Lee was a nearly 20-year police officer in town when he broke into the couple's apartment, disrobed, then assaulted the 4-year-old boy and his mother, who was knocked out of her wheelchair. 

    Lee also assaulted the couple's home health aide during the attack.

    His colleagues arrested him and charged him with several felonies, and he later was admitted into a three-year pre-trial intervention program and was forced to quit his job.

    The first lawsuit the town settled was his - for $117,500 in 2016.

    Lee sued the township and police claiming that it failed to accommodate a disability that caused the "psychotic episode." The Mercer County Prosecutor's Office previously described Lee's condition as calcium deposits on his brain.

    Earlier this year, the town settled the home health aide's suit for $100,000.

    The latest settlement - $130,000 to the couple's child and $70,000 to the couple themselves - was first reported by NJ Civil Settlements, a blog by John Paff.

    The couple and child were represented by Clifford Bidlingmaier, III and Robin Lord.

    Kevin Shea may be reached at kshea@njadvancemedia.com. Follow him on Twitter@kevintshea. Find NJ.com on Facebook.

     

     


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    Many New Jersey celebrities have listed their luxury homes this spring real estate season.


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    Officials relight the iconic bridge sign over the Delaware River after months of upgrades Watch video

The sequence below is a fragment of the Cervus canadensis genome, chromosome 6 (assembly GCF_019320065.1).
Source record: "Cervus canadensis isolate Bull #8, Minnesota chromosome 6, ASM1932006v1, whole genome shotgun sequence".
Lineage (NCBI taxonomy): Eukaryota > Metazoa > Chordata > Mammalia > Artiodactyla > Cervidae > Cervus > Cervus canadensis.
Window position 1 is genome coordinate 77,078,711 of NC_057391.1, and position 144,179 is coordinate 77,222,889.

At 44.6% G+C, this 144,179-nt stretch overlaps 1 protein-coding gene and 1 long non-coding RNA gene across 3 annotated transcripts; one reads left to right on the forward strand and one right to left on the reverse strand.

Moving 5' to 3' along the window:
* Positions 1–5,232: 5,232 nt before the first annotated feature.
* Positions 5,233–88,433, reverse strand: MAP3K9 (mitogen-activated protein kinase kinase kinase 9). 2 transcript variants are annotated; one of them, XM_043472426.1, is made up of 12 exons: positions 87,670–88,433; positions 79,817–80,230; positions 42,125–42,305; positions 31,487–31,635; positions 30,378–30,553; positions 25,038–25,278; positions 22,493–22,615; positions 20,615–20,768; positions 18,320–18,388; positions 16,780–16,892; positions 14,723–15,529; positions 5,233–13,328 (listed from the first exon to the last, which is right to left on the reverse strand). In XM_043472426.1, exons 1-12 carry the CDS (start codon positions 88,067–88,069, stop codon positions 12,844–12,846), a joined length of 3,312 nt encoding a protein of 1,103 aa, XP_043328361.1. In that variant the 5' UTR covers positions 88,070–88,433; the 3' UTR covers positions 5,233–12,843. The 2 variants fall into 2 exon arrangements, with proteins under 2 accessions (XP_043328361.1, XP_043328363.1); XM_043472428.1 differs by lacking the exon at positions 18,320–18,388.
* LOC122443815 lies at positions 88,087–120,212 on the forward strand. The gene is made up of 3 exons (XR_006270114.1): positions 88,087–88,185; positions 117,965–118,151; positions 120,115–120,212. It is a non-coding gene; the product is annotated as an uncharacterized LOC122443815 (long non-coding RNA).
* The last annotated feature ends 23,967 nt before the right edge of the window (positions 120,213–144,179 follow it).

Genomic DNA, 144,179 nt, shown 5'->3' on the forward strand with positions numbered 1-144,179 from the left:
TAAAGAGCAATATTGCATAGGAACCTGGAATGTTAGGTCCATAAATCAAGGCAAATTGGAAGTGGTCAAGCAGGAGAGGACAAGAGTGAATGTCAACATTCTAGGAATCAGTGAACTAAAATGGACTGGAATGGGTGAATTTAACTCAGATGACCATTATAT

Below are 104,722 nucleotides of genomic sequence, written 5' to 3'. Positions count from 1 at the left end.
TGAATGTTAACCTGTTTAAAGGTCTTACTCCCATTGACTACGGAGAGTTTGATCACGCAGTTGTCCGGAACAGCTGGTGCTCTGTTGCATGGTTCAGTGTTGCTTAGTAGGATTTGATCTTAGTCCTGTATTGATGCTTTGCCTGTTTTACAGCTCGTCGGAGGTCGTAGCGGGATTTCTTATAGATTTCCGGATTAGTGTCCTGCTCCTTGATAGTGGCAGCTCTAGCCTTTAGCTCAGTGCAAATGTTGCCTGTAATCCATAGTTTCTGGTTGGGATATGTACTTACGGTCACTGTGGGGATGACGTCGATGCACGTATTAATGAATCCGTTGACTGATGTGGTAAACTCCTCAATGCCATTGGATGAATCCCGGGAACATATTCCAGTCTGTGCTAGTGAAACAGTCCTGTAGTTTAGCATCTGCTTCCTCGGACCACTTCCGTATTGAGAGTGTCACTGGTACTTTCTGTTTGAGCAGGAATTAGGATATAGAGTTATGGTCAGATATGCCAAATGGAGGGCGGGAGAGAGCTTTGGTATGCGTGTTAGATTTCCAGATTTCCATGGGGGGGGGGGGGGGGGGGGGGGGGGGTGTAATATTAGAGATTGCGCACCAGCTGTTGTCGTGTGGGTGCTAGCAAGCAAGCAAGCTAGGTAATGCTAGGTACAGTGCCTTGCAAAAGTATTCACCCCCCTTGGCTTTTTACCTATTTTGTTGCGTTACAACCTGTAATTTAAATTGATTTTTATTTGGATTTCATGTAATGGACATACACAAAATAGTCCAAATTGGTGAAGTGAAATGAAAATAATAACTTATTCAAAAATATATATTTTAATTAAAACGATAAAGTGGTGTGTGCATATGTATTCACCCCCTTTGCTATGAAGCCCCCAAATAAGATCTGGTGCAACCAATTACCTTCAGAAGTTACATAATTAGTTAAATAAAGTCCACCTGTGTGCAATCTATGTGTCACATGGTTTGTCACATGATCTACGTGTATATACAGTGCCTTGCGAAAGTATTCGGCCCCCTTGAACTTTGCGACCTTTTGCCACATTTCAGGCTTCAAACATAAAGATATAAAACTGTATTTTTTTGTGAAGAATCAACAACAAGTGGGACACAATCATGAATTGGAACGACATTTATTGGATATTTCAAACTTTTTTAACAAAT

"Paris has its Eiffel Tower, Rome has its Colosseum. Egypt has its pyramids and Trenton has its Trenton Makes slogan on the bridge."

    Those were the word Thursday evening of Delaware River Joint Toll Bridge Commission (DRJTBC) Treasurer Yuki Moore Laurenti, speaking at a ceremony to relight the letters on the iconic bridge over the Delaware River.

    DRJTBC contractors recently outfitted the sign - once heralded as the world's largest municipal advertising slogan - with new state-of-the-art LED lighting components and a new electrical supply system.

    Makeover of 'Trenton Makes' sign finally coming to a close

    The replacement of the sign and wiring of the lighting were complete in early 2018 and then the lights went through a burn-in period.

    They've remained dark for the most part in the interim, except for a brief time when the sign, which is capable of displaying 16 million color variations, "coincidentally" shined green after the Philadelphia Eagles' historic Super Bowl win in February.

    The DRJTBC chose Thursday for the lighting because May 31 was the 100th anniversary of the day the Lower Trenton river crossing was purchased from the Pennsylvania Railroad Co. - and freed of tolls.